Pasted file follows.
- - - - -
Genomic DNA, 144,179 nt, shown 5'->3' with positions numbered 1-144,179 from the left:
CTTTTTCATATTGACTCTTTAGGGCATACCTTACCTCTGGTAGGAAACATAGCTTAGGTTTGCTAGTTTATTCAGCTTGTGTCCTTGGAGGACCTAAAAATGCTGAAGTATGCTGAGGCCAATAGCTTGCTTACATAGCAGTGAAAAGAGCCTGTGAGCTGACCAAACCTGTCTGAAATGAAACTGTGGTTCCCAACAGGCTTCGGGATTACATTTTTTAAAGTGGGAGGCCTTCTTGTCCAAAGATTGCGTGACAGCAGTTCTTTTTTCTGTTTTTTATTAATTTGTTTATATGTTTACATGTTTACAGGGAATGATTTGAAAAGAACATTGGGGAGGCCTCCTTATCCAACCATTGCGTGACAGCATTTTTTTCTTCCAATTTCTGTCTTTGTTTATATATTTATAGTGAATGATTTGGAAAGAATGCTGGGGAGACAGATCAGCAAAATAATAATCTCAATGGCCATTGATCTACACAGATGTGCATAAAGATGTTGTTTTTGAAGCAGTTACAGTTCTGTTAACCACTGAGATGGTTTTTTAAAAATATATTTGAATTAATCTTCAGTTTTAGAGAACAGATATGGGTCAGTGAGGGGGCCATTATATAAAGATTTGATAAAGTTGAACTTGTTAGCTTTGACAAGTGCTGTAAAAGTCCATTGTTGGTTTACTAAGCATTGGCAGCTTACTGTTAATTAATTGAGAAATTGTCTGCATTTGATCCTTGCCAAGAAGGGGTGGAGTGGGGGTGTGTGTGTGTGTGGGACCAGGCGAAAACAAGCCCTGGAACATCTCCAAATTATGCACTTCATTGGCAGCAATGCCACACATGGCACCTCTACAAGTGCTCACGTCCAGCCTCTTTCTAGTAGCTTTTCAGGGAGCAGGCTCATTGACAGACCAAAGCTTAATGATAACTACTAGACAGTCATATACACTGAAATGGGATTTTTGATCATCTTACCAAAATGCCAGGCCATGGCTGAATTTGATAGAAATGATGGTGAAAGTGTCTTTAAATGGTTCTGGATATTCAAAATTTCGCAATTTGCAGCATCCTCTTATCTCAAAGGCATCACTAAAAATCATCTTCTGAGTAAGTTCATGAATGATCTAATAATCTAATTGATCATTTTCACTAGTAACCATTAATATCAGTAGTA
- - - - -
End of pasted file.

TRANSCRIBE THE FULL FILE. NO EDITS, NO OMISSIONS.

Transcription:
Genomic DNA, 144,179 nt, shown 5'->3' with positions numbered 1-144,179 from the left:
CTTTTTCATATTGACTCTTTAGGGCATACCTTACCTCTGGTAGGAAACATAGCTTAGGTTTGCTAGTTTATTCAGCTTGTGTCCTTGGAGGACCTAAAAATGCTGAAGTATGCTGAGGCCAATAGCTTGCTTACATAGCAGTGAAAAGAGCCTGTGAGCTGACCAAACCTGTCTGAAATGAAACTGTGGTTCCCAACAGGCTTCGGGATTACATTTTTTAAAGTGGGAGGCCTTCTTGTCCAAAGATTGCGTGACAGCAGTTCTTTTTTCTGTTTTTTATTAATTTGTTTATATGTTTACATGTTTACAGGGAATGATTTGAAAAGAACATTGGGGAGGCCTCCTTATCCAACCATTGCGTGACAGCATTTTTTTCTTCCAATTTCTGTCTTTGTTTATATATTTATAGTGAATGATTTGGAAAGAATGCTGGGGAGACAGATCAGCAAAATAATAATCTCAATGGCCATTGATCTACACAGATGTGCATAAAGATGTTGTTTTTGAAGCAGTTACAGTTCTGTTAACCACTGAGATGGTTTTTTAAAAATATATTTGAATTAATCTTCAGTTTTAGAGAACAGATATGGGTCAGTGAGGGGGCCATTATATAAAGATTTGATAAAGTTGAACTTGTTAGCTTTGACAAGTGCTGTAAAAGTCCATTGTTGGTTTACTAAGCATTGGCAGCTTACTGTTAATTAATTGAGAAATTGTCTGCATTTGATCCTTGCCAAGAAGGGGTGGAGTGGGGGTGTGTGTGTGTGTGGGACCAGGCGAAAACAAGCCCTGGAACATCTCCAAATTATGCACTTCATTGGCAGCAATGCCACACATGGCACCTCTACAAGTGCTCACGTCCAGCCTCTTTCTAGTAGCTTTTCAGGGAGCAGGCTCATTGACAGACCAAAGCTTAATGATAACTACTAGACAGTCATATACACTGAAATGGGATTTTTGATCATCTTACCAAAATGCCAGGCCATGGCTGAATTTGATAGAAATGATGGTGAAAGTGTCTTTAAATGGTTCTGGATATTCAAAATTTCGCAATTTGCAGCATCCTCTTATCTCAAAGGCATCACTAAAAATCATCTTCTGAGTAAGTTCATGAATGATCTAATAATCTAATTGATCATTTTCACTAGTAACCATTAATATCAGTAGTA